I wrote this blog on the last day of my summer internship at Redfin. Though I don’t want to, but have to say goodbye, I’ll never forget my amazing experience here, not only because of the open, unique environment of Redfin, and all the friendly faces, but also the great product I shipped and tremendous technical skills I gained.
Over the summer, I worked on a project pertaining to search experience, by recognizing out-of-service regions in the search results. While Redfin is still working on expanding its service to a few more places in the United States, it would be a huge gain in user experience if Redfin can recognize out-of-service regions and offer users to sign up for those regions, instead of pretending they do not exist in our database.
The project was a full-stack one, a perfect match with my skill sets, with a good blend between front and back end components. While I took advantage of my strength in backend coding, I was also exposed to lots of latest front-end technologies such as ES6 and React. Moreover, I had an excellent opportunity to work on Apache Solr, an open-source autocomplete engine. I was really surprised by the amount of ownership I had on this project. I had almost full autonomy from technical design, data structure to full implementation, with of course appropriate and timely help when I asked for.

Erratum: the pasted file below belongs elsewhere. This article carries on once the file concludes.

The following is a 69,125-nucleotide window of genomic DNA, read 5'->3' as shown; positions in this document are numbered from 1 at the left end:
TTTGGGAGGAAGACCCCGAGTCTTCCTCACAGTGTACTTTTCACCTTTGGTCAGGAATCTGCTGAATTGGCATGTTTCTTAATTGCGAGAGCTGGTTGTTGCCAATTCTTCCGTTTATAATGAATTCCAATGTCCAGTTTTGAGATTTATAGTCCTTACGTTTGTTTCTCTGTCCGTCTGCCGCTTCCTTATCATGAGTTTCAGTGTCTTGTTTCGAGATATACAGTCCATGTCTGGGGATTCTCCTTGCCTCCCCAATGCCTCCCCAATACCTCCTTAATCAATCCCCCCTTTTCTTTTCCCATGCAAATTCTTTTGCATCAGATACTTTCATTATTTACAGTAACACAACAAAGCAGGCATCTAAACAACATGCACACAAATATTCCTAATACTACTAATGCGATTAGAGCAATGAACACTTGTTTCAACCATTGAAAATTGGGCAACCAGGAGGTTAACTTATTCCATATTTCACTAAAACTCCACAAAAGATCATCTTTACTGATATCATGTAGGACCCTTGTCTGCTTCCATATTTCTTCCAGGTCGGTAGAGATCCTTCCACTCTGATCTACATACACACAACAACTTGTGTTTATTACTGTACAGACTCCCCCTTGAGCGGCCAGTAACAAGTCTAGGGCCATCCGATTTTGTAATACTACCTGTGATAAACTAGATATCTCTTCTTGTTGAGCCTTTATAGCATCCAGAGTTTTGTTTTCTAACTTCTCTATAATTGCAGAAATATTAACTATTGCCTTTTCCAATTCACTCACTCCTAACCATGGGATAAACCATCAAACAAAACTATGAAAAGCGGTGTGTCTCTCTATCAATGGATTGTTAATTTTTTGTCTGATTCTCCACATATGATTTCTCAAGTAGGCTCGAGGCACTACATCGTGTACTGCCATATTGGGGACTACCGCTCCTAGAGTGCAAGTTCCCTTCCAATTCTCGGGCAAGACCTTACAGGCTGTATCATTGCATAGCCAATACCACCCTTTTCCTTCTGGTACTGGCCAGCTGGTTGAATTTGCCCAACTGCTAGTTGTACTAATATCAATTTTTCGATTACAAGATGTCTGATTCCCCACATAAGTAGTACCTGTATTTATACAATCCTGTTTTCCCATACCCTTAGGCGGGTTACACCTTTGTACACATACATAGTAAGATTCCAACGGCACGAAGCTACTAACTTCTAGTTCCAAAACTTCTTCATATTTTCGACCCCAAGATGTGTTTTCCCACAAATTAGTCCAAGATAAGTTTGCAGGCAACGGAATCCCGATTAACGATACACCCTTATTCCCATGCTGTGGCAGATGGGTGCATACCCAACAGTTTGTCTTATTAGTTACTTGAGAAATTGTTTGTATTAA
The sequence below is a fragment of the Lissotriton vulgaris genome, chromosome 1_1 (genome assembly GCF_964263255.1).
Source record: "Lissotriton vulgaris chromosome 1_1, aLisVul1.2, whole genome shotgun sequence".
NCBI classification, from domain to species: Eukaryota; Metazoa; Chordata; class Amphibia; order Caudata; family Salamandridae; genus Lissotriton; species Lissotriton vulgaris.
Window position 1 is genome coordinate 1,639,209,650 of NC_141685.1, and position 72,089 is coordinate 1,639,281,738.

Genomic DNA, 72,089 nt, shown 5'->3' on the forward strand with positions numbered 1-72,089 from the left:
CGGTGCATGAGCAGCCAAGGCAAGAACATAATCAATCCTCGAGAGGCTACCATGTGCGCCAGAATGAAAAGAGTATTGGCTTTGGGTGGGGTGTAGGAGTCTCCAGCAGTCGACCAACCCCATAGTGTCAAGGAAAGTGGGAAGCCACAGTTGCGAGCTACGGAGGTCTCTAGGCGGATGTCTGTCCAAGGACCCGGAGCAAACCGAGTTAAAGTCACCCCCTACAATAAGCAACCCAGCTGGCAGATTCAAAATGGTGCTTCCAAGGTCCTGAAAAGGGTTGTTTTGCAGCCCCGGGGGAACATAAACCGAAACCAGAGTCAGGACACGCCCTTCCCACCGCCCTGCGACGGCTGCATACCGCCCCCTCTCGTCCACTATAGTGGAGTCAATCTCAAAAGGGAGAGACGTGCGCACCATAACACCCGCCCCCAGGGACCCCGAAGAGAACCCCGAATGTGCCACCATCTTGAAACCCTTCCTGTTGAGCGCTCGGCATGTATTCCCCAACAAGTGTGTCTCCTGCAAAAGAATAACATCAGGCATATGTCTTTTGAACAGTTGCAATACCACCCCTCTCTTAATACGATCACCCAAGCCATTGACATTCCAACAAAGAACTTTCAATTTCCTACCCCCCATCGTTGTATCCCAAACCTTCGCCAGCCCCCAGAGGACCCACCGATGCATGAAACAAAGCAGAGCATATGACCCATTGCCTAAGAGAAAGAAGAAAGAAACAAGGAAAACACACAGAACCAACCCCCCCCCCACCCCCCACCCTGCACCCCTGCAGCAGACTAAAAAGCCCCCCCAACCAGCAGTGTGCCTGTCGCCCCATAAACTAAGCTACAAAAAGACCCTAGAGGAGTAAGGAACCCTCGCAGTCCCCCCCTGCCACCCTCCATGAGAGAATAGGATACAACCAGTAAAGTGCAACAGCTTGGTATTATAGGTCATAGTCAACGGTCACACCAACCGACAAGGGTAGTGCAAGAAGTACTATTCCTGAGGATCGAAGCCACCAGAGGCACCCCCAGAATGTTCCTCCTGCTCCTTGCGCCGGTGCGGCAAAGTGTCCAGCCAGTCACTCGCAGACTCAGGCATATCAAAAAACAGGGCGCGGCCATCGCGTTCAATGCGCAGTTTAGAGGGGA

The Redfin internship experience also uniquely includes an annual summer Hackathon event, where all developers gather together in Seattle headquarter to pursue exciting new ideas of their choice. I took this opportunity to explore Apache Kafka, an open-source distributed messaging system to streamline our data import process. It was just amazing and unbelievable to jump into a newly formed team with unfamiliar faces, start cooperating and coding right away.
In terms of culture and environment, Redfin is open and friendly. I definitely enjoyed a great team experience throughout my internship. Everyone just can’t wait to help you when you step in as a new intern. A friendly smile or a simple question like “Hey, got a minute?” could be the start of a conversation. As an intern, I had plenty of opportunities to meet with Redfin’s executives and managers, including our CEO Glenn, and CTO Bridget, gained many insights about Redfin’s strategies and received a lot of valuable career advice.
Of course, I came here with high expectation to gain more technical experience, meet some nice people and make a real, positive impact on Redfin. Now, I feel that I completed all the goals I set, even overachieved some. Overall, I believe the current size of Redfin makes it a great environment for software developers to learn and grow. It is small enough for each individual to contribute directly to the overall performance of the company, and make an impact on the industry, but also big enough to have a thorough set of training to prepare newcomers for boarding, and a rigorous development process covering every aspect like planning, coding, documentation, code review and testing.